I spent the day shocked, and the last nine months with my head firmly in the sand, following the birth of my little boy, Keir, in July.
Now I’m back at work, and as Prime Minister Theresa May triggers Article 50 today and the official start of the Brexit process, it is critical that I, our industry, and our clients, get their heads out of the sand and make sure they are ready for the next two years.
The next two years will offer both challenges and opportunities for all businesses in the UK.
Most organisations are grappling with how to manage trade agreements, employment rights and public engagement in the UK and within the remaining 27 EU nations.
Managing communication over the next two years is going to be difficult. But the organisations who plan, underpin their approach with research, and are flexible enough to adapt when things inevitably change, will be the ones who can capitalise on post-Brexit opportunities.
The impact and opportunities will be different for different sectors, and while much of that impact remains unknown, there are practical measures organisations can take.
First, undertake an impact assessment on your business. Ask yourself, "how is Brexit likely to impact your employees, suppliers, clients etc?" "What is the potential impact on your competitors and how do you think they are likely to adapt?"
Could it present opportunities for you, either through partnerships or replacing an existing service? Think about what your trade association’s position is on the impact on your industry and ask "are they demonstrating leadership or are they remaining silent on the big issues?"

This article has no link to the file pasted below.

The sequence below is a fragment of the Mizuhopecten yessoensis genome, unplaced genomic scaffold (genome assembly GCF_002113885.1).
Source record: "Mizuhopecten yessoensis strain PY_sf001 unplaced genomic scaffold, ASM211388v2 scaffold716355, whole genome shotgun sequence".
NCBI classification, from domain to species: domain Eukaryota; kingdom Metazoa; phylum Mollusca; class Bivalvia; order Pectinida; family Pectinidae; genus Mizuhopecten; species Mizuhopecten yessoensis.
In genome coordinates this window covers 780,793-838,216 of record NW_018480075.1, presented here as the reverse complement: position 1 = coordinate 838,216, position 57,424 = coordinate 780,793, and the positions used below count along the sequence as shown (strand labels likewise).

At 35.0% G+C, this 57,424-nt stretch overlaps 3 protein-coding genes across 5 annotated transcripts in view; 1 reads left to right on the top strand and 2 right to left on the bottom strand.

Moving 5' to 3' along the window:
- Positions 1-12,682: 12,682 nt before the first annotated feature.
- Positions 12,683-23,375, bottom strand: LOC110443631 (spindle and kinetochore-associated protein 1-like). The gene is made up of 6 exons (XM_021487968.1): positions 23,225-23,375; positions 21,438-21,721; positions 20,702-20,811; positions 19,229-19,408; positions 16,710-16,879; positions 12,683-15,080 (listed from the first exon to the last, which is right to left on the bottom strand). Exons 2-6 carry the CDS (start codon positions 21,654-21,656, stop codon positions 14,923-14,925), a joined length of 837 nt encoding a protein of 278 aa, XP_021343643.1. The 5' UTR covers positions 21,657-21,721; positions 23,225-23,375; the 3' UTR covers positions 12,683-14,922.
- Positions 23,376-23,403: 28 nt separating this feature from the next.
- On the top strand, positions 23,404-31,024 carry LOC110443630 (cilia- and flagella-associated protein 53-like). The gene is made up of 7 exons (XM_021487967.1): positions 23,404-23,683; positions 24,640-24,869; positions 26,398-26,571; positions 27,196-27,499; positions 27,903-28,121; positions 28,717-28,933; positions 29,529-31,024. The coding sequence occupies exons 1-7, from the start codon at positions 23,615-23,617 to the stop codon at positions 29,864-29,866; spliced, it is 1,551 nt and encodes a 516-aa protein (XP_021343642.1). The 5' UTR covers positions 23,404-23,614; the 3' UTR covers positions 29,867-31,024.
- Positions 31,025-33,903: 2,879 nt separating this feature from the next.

Second, develop a Brexit engagement strategy. Over the next two years, the Government will have to negotiate the most complicated treaty since the Treaty of Versailles. As a business, once you have assessed the potential impact on your company, you will be well positioned to provide valuable counsel to policymakers.
The Government is under enormous pressure to identify post-Brexit policies that will protect and boost the economy and will be looking for external expertise to help guide policy development. There will be opportunities to engage with sympathetic policymakers and identify mechanisms by which you can provide more detailed insights, such as select committee inquiries and All-Party Parliamentary Group (APPG) meetings.
Call to action
Finally, establish a clear coherent narrative, messages and asks. Once you understand what issues you need to respond to, and you know the audiences that you want to engage with you, you need to ensure that you are conveying the most effective message you can, that it will resonate with the Government and hat it will spur them into taking action, and supporting your position.
To be successful, you will need to think about your key call to action. What would a successful Brexit look like for your business? The reality is, there will be a number of segmented audiences you want to reach out to (either to take action or share your messages more widely), so tailor your messages accordingly, eg for government, parliament, media, employee, customer, consumer.
The next two years will go by very quickly. Don’t be caught out, be ready for the Brexit negotiations and ensure that your business and your industry are well positioned to influence the Government’s position, and thrive no-matter what the final agreement brings in 2019.
Jo-ann Robertson is partner and deputy chief executive, London, Ketchum
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